Question: I recently rented a car from Avis in Houston, Texas, with a friend. A few weeks after we returned the car, I discovered a $260 charge for optional insurance that we never asked for. I need your help getting a refund.
Here are the details. We had pre-paid for the car using Priceline’s “Name Your Own Price” service, which covers the entire cost of the rental.
The agent refused my friend’s debit card. So I gave them my credit card. Before I handed it over, I asked if it’d be charged. The agent said no.
After coming home from the trip, I found out I was charged $260 and wonder where this amount was coming from.
We looked at the paperwork from Avis, and that’s when I saw my friend’s signature to accept the optional insurance.
Why would we agree to pay $260 for insurance when we have our own? Also, the $260 charge went over my credit limit and now I am paying $200 for minimum payment instead of just my regular $20 minimum payment. Please help me.
Jenny Tran, Los Gatos, Calif.
Answer: You and your friend appear to have experienced the “sign-here” scam. That’s when someone slides a contract — and more recently, an electronic pad — in front of you and asks you to initial or sign it.
Two ingredients are essential to the scam. First, you have to be made to feel rushed, which is pretty easy when there’s a line of other customers behind you. And second, you have to receive verbal assurances that your signature is just a “formality.”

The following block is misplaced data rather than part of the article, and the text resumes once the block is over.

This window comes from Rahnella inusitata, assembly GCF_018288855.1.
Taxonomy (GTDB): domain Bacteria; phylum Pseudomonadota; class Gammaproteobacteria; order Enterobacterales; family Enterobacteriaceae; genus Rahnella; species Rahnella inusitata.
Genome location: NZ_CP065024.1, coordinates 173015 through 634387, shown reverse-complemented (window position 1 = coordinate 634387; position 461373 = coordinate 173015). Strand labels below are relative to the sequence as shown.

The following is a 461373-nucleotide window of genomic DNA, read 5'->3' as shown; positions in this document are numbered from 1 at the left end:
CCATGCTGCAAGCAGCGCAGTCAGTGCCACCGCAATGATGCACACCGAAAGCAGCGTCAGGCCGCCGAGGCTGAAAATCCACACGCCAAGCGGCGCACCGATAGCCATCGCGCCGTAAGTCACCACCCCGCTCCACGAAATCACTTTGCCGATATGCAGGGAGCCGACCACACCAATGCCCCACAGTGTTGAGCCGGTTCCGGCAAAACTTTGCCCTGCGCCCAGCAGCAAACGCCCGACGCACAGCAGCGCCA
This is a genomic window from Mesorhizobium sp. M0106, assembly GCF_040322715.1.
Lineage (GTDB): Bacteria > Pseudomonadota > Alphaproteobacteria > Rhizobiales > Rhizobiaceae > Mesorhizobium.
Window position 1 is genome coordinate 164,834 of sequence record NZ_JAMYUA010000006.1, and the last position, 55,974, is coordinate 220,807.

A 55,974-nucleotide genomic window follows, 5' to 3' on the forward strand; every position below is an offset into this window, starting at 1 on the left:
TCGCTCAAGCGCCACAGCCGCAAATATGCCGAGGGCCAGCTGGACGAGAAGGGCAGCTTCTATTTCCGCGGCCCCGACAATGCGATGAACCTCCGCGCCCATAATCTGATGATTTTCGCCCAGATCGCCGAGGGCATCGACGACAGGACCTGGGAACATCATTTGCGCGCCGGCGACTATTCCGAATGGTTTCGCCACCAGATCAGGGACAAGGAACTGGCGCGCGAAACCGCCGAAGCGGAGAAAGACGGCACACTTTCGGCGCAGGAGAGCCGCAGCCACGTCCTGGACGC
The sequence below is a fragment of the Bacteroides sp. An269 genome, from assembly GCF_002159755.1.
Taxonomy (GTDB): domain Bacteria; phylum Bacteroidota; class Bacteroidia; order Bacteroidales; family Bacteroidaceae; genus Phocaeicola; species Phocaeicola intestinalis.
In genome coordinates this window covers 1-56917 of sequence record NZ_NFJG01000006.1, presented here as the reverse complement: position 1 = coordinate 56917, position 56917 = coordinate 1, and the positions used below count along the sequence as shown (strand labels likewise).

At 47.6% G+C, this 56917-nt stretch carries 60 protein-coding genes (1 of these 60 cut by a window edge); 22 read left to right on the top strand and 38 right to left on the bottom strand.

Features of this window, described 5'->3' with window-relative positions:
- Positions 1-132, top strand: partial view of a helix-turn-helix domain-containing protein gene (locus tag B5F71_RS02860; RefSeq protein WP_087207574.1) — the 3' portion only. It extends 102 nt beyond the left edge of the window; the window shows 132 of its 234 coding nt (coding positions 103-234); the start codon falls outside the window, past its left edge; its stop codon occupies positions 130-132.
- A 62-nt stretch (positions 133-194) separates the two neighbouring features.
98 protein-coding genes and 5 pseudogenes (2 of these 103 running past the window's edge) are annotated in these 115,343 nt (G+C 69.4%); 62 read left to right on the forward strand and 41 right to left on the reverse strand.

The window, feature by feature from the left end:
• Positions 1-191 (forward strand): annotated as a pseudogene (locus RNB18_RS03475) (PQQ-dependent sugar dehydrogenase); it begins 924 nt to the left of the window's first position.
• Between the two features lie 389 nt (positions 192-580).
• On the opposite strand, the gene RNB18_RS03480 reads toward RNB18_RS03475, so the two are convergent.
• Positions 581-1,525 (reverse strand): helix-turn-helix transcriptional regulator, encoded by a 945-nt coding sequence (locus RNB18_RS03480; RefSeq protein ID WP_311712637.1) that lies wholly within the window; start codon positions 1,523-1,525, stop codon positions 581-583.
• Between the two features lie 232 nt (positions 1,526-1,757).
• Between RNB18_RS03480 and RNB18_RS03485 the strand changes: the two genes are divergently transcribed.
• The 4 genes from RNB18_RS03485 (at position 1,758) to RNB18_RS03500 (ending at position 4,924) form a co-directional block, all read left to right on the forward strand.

Was this a scam? I don’t know, because I wasn’t there. But I’ve heard your story before, and I know car rental agents are rewarded for “upselling.” At the very least, this was a misunderstanding.
It’s not unusual for a rental agent to ask for a credit card. Car rental companies need a valid card, just in case a customer damages a car.
They need some assurances that you’ll bring it back in one piece.
You should have read the contract. I know you probably realize that now, but it merits repeating. Read. The. Contract.
Had you done that, you would have noticed that your friend was signing up for optional insurance. You could have fixed the problem then and there.
Once you saw the charges, you should have written to Avis, not called. Why? Because you’re creating a necessary paper trail so that, in the unlikely event you need to forward this to the Texas insurance commissioner, you would be able to prove that you went through all the correct channels to get this resolved.
Patience can be a powerful and effective tool to get this kind of car trouble fixed.
I contacted Avis on your behalf, and it has offered you a full refund.
Christopher Elliott is the ombudsman for National Geographic Traveler magazine and the author of “Scammed.” Read more travel tips on his blog, www.elliott.org or email him at email@example.com.
© 2013 Christopher Elliott/ Tribune Media Services, Inc.